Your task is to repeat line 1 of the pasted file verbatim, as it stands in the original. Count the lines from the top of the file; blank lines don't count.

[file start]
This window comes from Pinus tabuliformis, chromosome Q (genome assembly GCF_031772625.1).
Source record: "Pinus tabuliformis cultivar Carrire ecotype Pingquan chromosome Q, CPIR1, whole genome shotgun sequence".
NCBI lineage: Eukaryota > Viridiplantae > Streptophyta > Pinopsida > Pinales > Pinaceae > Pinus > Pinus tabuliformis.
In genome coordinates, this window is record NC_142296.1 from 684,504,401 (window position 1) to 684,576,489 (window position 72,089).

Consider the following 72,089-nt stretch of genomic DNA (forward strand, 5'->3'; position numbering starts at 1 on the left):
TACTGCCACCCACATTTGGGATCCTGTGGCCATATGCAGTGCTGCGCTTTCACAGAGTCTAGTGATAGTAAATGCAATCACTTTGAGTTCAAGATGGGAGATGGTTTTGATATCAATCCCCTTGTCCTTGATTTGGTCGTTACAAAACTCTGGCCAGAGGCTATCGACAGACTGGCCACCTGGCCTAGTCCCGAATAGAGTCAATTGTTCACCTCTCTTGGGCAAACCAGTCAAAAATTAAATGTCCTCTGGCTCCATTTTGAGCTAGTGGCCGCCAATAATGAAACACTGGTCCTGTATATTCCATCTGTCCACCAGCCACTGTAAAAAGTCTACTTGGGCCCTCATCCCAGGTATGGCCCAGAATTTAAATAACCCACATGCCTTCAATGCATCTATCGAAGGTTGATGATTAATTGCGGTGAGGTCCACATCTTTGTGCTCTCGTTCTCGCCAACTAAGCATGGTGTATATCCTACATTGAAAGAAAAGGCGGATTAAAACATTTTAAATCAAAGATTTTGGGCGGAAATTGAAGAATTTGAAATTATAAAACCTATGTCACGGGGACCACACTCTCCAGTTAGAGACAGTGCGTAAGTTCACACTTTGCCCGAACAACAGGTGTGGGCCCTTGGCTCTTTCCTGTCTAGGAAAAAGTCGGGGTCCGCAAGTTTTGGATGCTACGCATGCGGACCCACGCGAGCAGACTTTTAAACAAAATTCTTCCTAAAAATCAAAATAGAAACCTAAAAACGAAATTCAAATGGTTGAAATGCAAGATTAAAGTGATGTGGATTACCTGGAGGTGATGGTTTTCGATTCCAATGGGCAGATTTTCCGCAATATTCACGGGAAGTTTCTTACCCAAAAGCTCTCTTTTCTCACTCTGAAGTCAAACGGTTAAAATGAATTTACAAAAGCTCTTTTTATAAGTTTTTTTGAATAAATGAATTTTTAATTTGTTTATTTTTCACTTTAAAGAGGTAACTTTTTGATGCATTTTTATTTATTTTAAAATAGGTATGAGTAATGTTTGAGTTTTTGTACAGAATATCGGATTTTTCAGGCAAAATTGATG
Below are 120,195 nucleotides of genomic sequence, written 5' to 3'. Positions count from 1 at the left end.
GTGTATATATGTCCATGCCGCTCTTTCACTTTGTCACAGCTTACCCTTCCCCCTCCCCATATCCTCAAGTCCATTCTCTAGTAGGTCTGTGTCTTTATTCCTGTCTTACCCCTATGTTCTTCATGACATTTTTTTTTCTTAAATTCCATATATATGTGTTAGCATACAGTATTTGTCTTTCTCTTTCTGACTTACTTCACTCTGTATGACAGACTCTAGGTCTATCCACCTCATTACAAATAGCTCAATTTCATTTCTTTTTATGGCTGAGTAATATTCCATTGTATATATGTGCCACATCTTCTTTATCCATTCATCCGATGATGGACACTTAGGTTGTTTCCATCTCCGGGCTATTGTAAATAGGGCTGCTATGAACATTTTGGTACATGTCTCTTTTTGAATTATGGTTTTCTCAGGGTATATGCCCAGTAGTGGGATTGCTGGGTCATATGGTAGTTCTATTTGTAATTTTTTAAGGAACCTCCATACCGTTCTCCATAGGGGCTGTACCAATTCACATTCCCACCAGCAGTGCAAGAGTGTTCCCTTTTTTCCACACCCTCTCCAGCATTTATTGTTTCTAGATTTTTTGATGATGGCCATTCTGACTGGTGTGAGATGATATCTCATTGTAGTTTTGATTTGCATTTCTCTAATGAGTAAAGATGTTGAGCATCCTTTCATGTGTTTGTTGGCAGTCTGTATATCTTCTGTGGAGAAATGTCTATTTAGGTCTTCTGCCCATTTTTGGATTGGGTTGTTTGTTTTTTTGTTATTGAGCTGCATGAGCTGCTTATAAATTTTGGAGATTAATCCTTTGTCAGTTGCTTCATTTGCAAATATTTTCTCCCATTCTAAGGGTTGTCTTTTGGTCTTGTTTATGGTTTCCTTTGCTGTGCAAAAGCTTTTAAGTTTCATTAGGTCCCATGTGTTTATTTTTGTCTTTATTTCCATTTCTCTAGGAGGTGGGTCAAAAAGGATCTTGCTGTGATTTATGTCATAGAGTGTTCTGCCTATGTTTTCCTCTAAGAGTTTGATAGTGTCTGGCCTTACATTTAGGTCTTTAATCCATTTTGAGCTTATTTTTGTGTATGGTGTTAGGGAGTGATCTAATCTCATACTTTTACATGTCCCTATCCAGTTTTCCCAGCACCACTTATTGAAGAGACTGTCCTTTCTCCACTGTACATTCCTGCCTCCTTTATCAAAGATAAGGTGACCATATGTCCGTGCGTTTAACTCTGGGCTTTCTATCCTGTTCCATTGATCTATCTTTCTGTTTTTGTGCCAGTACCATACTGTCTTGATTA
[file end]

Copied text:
This window comes from Pinus tabuliformis, chromosome Q (genome assembly GCF_031772625.1).